In addition to the extra 1,000 GPs working in our NHS since 2010, our mandate to Health Education England will ensure that 50% of trainee doctors enter GP training programmes by 2016. This will enable the delivery of 5,000 additional newly qualified GPs by 2020.
I am told that many young doctors are choosing not to go into general practice. That, coupled with the number of retiring GPs, is leading to real shortages in places such as Clacton. What more can be done to make general practice more attractive to young doctors, in order to offset the number of GPs who are retiring?
There have always been parts of our health service where it has been difficult to attract GPs to work; that is a long-standing problem. A new £10 million investment fund has been put in place, and a new 10-point plan is being delivered by NHS England to look at how we can better incentivise younger doctors to work in areas in which it has traditionally been difficult to recruit. I am sure that that will bring benefits to the hon. Gentleman’s constituency and elsewhere in the NHS.
Does my hon. Friend agree that this is not just a matter of the total number of GPs? Quite a lot of GPs now want to work part time, and quite a lot now want to be salaried rather than being partners. Is he confident that the model that was set up in 1948, which effectively means that each GP practice is its own separate, private business, is still suitable in the 21st century?
My right hon. Friend asks an important question. We can of course support the existing model, and the innovation that comes with GPs being small businesses, and that is exactly what we are doing with the £1 billion investment fund for GP infrastructure and technology. We are supporting those GPs as small businesses to develop better patient services.
It has always been the case—it was certainly the case among many of my medical contemporaries—that many people from our NHS go and work overseas for some time. They often come back to the NHS, bringing broader experience and skills. As I outlined earlier, there are now 1,000 more GPs working and training in our NHS than there were five years ago.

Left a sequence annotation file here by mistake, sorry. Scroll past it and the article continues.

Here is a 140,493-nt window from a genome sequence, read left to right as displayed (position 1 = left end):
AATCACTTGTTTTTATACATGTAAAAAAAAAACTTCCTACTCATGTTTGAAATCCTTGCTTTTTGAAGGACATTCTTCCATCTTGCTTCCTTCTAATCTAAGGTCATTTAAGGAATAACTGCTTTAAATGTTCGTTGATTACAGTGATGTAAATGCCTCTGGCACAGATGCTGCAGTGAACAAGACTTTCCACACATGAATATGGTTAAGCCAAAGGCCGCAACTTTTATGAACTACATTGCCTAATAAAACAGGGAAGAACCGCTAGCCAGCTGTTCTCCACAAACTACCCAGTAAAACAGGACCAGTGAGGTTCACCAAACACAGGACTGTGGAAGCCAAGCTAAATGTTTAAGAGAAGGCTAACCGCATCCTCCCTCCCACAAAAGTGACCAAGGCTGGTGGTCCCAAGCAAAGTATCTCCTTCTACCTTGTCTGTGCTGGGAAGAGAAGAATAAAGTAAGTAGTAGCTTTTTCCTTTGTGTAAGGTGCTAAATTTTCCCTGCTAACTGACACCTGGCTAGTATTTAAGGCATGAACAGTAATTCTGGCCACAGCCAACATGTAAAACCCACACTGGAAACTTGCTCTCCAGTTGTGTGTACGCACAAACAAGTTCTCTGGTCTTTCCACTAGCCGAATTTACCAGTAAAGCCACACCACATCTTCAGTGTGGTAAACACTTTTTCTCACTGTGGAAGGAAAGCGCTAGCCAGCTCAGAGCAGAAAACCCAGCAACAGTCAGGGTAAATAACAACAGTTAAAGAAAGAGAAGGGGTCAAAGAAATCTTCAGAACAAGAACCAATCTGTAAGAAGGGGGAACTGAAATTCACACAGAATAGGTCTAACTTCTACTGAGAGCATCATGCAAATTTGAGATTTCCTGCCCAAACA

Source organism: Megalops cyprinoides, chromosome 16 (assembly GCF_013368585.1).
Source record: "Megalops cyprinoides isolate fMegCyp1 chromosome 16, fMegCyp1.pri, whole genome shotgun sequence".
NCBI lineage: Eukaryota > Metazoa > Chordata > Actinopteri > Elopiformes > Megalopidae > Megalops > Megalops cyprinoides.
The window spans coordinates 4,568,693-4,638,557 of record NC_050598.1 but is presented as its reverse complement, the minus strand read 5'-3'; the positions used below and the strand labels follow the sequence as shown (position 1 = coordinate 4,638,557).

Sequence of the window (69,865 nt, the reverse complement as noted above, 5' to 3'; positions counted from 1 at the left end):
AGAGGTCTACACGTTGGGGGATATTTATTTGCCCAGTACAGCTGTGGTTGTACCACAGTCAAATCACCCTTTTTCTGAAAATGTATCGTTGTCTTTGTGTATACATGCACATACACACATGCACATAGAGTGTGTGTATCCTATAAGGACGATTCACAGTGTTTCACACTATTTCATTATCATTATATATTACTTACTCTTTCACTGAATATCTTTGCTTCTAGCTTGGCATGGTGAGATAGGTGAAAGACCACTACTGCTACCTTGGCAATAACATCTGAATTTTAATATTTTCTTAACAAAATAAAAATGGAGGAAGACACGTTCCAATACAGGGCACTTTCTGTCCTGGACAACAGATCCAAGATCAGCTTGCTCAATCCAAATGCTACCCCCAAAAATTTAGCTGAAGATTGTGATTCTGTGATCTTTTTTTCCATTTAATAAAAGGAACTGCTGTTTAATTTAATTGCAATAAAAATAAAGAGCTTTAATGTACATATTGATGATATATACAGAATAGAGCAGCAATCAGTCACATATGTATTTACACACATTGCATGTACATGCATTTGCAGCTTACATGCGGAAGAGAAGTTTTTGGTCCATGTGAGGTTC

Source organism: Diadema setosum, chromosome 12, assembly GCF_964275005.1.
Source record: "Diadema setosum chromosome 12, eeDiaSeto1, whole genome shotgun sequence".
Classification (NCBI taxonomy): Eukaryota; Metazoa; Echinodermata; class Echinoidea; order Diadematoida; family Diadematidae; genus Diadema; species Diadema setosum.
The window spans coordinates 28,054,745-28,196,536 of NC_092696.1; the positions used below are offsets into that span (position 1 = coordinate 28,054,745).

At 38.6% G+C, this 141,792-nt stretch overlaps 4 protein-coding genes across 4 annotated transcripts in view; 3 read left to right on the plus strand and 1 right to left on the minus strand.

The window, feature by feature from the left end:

Following the retirement of a senior partner whom it has been impossible to replace, Dr Hadrian Moss of the Dryland GP surgery in Kettering has followed the advice of the British Medical Association and informally closed his expanded list of 2,500 patients on the ground of patient safety. He has now been taken to task by NHS England for a potential breach of contract. What is the Minister’s opinion on reconciling the views of the BMA on patient safety guidelines and those of NHS England on a potential breach of contract?
Given that the needs of patients must come first and that young people are not choosing to pursue GP training as much as they used to, what discussions will the Secretary of State hold directly with the British Medical Association, the Royal Colleges, the training councils and his colleagues in the devolved Administrations throughout the UK to address this issue, to prevent further congestion in accident and emergency departments?
There is a lot of work going on in this area. First, we are encouraging and supporting GPs who have had career breaks, perhaps because they have started a family, to get back into the profession more easily than they have been able to do in the past. Secondly, we also have the commitment that 50% of medical students and doctors leaving foundation training will become GPs in future. That will make sure that we have 5,000 more GPs by 2020.
But the Government’s reorganisation took billions of pounds away from the NHS front line. Figures released last week show that fewer than a quarter of medical students now enter general practice, because they can see the pressure that Ministers have put on it, while GP morale has collapsed. Should the Minister not now admit that the reorganisation was a mistake and instead match Labour’s pledge to invest an extra £2.5 billion a year to recruit 8,000 more GPs and guarantee appointments within 48 hours?
I know that the Labour party is full of professional politicians, but medical students do not just leave medical school and straight away become GPs; they become foundation doctors. As I have outlined, 50% of the people leaving their foundation training will become GPs in future, which will increase the number of GPs by 5,000. Under this Government the number of GPs in education, training and working in the NHS has increased by 1,000, which is a move in the right direction.